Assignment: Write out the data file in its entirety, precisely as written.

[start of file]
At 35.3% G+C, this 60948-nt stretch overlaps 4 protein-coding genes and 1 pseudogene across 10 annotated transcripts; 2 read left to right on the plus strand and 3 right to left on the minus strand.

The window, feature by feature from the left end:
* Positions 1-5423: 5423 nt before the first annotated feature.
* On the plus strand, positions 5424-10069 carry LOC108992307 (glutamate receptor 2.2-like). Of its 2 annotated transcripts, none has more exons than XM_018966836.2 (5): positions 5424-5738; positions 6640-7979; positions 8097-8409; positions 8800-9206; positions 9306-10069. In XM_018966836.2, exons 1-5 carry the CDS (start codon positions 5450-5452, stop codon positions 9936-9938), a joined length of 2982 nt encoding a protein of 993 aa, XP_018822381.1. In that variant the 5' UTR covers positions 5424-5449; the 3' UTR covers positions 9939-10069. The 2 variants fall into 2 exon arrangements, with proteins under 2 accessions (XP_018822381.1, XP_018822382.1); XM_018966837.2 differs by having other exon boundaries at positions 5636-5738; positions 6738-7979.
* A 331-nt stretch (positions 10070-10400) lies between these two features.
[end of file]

At 35.3% G+C, this 60948-nt stretch overlaps 4 protein-coding genes and 1 pseudogene across 10 annotated transcripts; 2 read left to right on the plus strand and 3 right to left on the minus strand.

The window, feature by feature from the left end:
* Positions 1-5423: 5423 nt before the first annotated feature.
* On the plus strand, positions 5424-10069 carry LOC108992307 (glutamate receptor 2.2-like). Of its 2 annotated transcripts, none has more exons than XM_018966836.2 (5): positions 5424-5738; positions 6640-7979; positions 8097-8409; positions 8800-9206; positions 9306-10069. In XM_018966836.2, exons 1-5 carry the CDS (start codon positions 5450-5452, stop codon positions 9936-9938), a joined length of 2982 nt encoding a protein of 993 aa, XP_018822381.1. In that variant the 5' UTR covers positions 5424-5449; the 3' UTR covers positions 9939-10069. The 2 variants fall into 2 exon arrangements, with proteins under 2 accessions (XP_018822381.1, XP_018822382.1); XM_018966837.2 differs by having other exon boundaries at positions 5636-5738; positions 6738-7979.
* A 331-nt stretch (positions 10070-10400) lies between these two features.